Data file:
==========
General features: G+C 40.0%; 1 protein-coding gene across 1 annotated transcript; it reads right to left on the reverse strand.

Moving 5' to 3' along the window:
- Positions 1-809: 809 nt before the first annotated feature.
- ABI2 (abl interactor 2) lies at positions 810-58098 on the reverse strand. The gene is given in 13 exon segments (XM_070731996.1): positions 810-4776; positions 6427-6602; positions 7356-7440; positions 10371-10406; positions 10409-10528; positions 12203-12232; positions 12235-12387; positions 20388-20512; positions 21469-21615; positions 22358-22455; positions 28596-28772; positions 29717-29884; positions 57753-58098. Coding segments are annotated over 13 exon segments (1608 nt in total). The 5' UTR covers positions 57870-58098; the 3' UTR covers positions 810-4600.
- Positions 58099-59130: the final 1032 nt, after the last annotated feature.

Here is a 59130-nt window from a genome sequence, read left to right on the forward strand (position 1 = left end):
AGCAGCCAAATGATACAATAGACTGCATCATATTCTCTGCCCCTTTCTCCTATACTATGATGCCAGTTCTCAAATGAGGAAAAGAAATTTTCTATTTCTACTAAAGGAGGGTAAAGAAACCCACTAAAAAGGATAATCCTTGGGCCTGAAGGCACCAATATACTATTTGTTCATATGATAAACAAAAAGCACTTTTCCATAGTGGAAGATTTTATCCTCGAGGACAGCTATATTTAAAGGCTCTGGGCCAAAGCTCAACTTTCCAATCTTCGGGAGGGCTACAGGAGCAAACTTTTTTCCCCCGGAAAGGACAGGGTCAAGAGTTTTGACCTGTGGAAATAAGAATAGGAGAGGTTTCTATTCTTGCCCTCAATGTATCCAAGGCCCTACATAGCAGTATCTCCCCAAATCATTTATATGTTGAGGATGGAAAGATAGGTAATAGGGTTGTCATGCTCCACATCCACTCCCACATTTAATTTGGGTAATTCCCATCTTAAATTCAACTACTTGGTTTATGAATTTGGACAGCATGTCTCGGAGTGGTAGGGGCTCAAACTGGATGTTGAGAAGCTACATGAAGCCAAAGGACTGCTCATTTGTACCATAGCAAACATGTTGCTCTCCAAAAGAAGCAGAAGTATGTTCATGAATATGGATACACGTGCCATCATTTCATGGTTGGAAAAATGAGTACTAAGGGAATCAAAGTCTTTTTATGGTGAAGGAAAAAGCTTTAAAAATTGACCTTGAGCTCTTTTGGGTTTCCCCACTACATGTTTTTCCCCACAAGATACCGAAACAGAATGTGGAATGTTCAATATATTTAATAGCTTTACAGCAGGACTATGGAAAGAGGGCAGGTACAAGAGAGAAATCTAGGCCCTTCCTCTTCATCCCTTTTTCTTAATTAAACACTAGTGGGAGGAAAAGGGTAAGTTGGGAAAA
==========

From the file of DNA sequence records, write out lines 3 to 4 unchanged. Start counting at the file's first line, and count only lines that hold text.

- Positions 1-809: 809 nt before the first annotated feature.
- ABI2 (abl interactor 2) lies at positions 810-58098 on the reverse strand. The gene is given in 13 exon segments (XM_070731996.1): positions 810-4776; positions 6427-6602; positions 7356-7440; positions 10371-10406; positions 10409-10528; positions 12203-12232; positions 12235-12387; positions 20388-20512; positions 21469-21615; positions 22358-22455; positions 28596-28772; positions 29717-29884; positions 57753-58098. Coding segments are annotated over 13 exon segments (1608 nt in total). The 5' UTR covers positions 57870-58098; the 3' UTR covers positions 810-4600.